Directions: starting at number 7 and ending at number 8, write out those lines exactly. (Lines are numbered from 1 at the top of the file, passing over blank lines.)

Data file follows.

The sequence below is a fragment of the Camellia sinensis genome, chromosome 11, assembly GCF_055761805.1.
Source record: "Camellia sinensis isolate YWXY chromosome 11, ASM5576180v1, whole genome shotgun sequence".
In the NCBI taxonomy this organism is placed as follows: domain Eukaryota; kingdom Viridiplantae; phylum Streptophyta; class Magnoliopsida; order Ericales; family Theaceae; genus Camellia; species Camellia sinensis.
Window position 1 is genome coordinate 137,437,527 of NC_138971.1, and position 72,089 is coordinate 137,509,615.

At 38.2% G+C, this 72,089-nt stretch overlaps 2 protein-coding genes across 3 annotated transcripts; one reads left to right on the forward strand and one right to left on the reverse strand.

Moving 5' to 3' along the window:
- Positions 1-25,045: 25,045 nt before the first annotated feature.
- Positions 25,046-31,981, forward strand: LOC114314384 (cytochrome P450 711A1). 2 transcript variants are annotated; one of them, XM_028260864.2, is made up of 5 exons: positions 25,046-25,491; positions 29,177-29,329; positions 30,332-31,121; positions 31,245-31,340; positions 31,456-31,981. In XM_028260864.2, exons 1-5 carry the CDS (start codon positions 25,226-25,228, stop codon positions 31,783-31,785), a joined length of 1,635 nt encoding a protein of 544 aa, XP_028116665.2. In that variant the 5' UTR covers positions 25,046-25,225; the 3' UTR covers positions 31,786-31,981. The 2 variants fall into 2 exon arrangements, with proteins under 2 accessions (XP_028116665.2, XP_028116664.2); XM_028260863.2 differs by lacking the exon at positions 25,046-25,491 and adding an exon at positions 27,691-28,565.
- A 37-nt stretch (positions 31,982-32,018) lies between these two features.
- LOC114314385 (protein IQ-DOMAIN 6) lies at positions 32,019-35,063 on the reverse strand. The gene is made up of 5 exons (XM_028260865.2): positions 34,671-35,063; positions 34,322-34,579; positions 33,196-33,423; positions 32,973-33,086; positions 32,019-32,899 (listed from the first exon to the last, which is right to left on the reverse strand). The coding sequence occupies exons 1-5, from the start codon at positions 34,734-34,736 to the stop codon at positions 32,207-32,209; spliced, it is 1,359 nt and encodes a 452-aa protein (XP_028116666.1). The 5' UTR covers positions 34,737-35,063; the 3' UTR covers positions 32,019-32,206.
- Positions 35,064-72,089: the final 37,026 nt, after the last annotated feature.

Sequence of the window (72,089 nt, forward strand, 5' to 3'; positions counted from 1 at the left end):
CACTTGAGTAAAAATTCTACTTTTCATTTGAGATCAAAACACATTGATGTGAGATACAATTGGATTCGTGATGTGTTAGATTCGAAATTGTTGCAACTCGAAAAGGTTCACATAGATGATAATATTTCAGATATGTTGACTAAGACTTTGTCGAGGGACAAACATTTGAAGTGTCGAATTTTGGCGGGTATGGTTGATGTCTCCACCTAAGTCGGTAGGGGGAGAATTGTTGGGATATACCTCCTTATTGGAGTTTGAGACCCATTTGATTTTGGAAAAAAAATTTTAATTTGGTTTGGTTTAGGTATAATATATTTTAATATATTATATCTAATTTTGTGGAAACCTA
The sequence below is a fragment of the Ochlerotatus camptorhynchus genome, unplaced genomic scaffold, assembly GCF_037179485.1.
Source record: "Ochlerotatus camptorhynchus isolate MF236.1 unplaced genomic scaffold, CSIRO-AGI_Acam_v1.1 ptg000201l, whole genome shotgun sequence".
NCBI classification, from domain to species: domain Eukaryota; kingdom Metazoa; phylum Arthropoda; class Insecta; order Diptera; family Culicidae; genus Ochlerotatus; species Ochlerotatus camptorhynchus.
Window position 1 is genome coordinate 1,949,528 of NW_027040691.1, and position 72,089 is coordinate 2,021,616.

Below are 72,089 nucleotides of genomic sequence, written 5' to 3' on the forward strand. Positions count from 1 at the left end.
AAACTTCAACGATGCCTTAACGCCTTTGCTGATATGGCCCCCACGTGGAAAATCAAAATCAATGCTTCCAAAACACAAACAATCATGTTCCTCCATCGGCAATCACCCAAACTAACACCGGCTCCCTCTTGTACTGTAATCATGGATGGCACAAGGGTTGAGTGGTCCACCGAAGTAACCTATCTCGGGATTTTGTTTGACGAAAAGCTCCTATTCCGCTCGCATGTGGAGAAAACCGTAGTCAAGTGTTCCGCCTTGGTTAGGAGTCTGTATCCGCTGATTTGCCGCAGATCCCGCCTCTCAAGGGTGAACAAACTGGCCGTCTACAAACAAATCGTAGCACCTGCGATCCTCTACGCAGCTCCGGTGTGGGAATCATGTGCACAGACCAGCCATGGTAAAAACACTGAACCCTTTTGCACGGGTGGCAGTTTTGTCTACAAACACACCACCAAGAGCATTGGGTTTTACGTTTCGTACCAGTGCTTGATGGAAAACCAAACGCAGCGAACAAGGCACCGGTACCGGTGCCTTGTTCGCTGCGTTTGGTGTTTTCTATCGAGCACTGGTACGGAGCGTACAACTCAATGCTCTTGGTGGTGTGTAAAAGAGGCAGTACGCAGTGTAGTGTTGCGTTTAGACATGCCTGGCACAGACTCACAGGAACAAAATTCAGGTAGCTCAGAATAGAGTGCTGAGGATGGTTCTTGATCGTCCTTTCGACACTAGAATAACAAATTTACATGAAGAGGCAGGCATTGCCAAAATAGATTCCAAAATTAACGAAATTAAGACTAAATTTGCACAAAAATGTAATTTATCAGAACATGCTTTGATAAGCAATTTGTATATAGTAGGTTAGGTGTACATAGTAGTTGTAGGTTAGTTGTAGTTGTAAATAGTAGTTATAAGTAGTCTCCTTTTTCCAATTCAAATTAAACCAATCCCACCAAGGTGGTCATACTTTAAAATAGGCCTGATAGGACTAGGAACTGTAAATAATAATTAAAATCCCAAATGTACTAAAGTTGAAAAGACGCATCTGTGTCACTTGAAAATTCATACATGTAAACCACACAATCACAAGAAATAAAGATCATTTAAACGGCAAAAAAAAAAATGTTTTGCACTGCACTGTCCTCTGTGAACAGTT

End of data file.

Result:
- Positions 1-25,045: 25,045 nt before the first annotated feature.
- Positions 25,046-31,981, forward strand: LOC114314384 (cytochrome P450 711A1). 2 transcript variants are annotated; one of them, XM_028260864.2, is made up of 5 exons: positions 25,046-25,491; positions 29,177-29,329; positions 30,332-31,121; positions 31,245-31,340; positions 31,456-31,981. In XM_028260864.2, exons 1-5 carry the CDS (start codon positions 25,226-25,228, stop codon positions 31,783-31,785), a joined length of 1,635 nt encoding a protein of 544 aa, XP_028116665.2. In that variant the 5' UTR covers positions 25,046-25,225; the 3' UTR covers positions 31,786-31,981. The 2 variants fall into 2 exon arrangements, with proteins under 2 accessions (XP_028116665.2, XP_028116664.2); XM_028260863.2 differs by lacking the exon at positions 25,046-25,491 and adding an exon at positions 27,691-28,565.